This way a gay baker cannot be forced to bake a cake with the letters “Sodomites are sick people”. Or even the milder “Marriage is between a man and a woman (with some Bible verse attached)”.

    That is a different situation. The proper comparison would be a Christian couple simply asking a gay baker to bake them a cake. There is no message, no religious angle. It is simply the same kind of cake the baker would otherwise make. In that instance, one lacks the reason to refuse to provide the service.

  5. This is awkward. TS, I’ve been reading your blog archives for a couple of weeks and I’m impressed by and agree with 90% of what you write. I was looking forward to another post about your core subject matter but instead it is Easter weekend and I’m sorry but I do have to take offense at the post.

    On the plus side- I totally agree with you about slippery slope arguments. In part because I do not believe in slippery slope social change. Human nature is to take it too far.

    I have been Catholic for three years, and I have supported gay marriage much longer than that. So I do not wish to give the impression that I think marriage equality is bad. I don’t. But I do think it is time for the movement to show restraint.

    Here are my thoughts as I read your post:

    1. In jumping from a discussion of the Indiana law to a putative law protecting a Doctor from an anti-discrimination suit, you bypass an important point. That wedding vendors are required as a function of their job to attend a ceremony that is religous in nature.

    It is an established principle that forcing someone to attend a religous ceremony can violate their religous freedom. The ceremony need not require the attendee to belong to a group, state a belief, or participate in any way. Just forcing someone to be there is enough to constitute a violation. My wife has an uncle who is a Jehovah’s Witness and does not attend family weddings or funerals for that reason.

    I think when we talk about gay weddings, there is an assumption that this would not be applicable because the ceremony may not be “religous”. Still, if we want gay marriage to be thought of as equal to traditional marriage, similar logic must apply. Attending is an indication of support and should not be in any way coerced.

    2. As I read the part of your post about Dr. Roi’s interpretation of “judging”, it occurs to me that there is absolutely no secular or legal requirement to refrain from forming opinions about other people’s decisions. “Judge not lest you be judged” is from the Bible, not the constitution.

    So ironically, telling her she is wrong to do so would be violating her religous freedom by forcing her to actually follow her own religion.

  6. Peter:

    That wedding vendors are required as a function of their job to attend a ceremony that is religous in nature.

    That assumes all weddings are religious in nature. They are not. It also assumes that all functions require a person to attend the wedding. They do not. A florist, for example, would deliver the flowers and set them up before the ceremony began. A caterer does not attend the wedding at all. He would attend the reception after the wedding. The same goes for the baker. Even then, they are not required to participate in anything. The baker can deliver the cake and leave. The caterer may have to stay to manage the food, but there is nothing that requires him to join the activities.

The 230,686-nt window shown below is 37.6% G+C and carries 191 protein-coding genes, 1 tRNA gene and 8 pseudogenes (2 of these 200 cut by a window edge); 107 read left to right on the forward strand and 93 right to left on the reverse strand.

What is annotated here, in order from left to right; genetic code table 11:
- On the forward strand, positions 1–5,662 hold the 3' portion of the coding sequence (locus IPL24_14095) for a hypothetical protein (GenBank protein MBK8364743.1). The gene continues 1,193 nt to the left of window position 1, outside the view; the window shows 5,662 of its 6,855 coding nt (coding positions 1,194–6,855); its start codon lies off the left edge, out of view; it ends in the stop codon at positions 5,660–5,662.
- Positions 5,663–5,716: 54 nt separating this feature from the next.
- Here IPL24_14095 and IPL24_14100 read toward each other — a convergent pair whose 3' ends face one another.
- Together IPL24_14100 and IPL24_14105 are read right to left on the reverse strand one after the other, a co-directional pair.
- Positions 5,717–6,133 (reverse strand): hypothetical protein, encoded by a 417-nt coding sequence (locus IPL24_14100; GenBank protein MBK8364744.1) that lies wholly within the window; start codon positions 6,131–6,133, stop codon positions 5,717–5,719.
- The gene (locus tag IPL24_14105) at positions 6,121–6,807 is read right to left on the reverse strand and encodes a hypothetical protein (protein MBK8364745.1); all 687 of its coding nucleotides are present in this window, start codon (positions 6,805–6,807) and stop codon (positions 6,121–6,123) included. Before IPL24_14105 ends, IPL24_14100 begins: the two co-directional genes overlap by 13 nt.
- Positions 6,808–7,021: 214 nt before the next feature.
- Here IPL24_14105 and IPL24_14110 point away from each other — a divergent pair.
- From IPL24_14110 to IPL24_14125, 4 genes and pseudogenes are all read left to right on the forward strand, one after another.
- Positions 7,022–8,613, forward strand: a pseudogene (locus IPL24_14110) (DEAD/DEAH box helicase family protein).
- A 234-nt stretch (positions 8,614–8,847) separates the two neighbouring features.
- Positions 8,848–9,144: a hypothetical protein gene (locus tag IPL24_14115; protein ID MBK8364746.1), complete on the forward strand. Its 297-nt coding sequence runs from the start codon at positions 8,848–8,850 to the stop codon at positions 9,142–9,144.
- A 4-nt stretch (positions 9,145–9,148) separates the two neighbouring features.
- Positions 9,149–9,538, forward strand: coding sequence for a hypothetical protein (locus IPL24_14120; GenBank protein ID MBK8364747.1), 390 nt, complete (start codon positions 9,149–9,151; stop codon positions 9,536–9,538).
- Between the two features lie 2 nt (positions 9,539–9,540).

Still, if we want gay marriage to be thought of as equal to traditional marriage, similar logic must apply.

    That assumes “traditional marriage” is religious in nature. It is not, unless you limit it to a particular time and place.

    As I read the part of your post about Dr. Roi’s interpretation of “judging”, it occurs to me that there is absolutely no secular or legal requirement to refrain from forming opinions about other people’s decisions.

    I never said there was. I merely corrected Roi’s assertion that she was not judging the couple. She clearly is.

    So ironically, telling her she is wrong to do so would be violating her religous freedom by forcing her to actually follow her own religion.

    I am confused by this statement. Are you saying it is wrong to hold the doctor to her own religious standards?

  7. I would imagine that most people don’t hear this very often; but you have changed my mind. I was totally against the forcing of businesses to provide services they may disagree with, but……I see it differently now. It was the doctor example that did it. Slippery slope or not, once you open the door for refusing to provide services, then you can’t close it.

    But there must be a provision for speech. If a wedding cake just says “Dan and Stan, happily ever after,” or something, then I see no issue with that, but if there is a message involved, there must be a way to refuse on legitimate grounds. Like putting the hashtag #killallmen on a cake for a lesbian wedding, even as a joke (this is not just hypothetical), or a swastika, should be able to be refused without repercussions.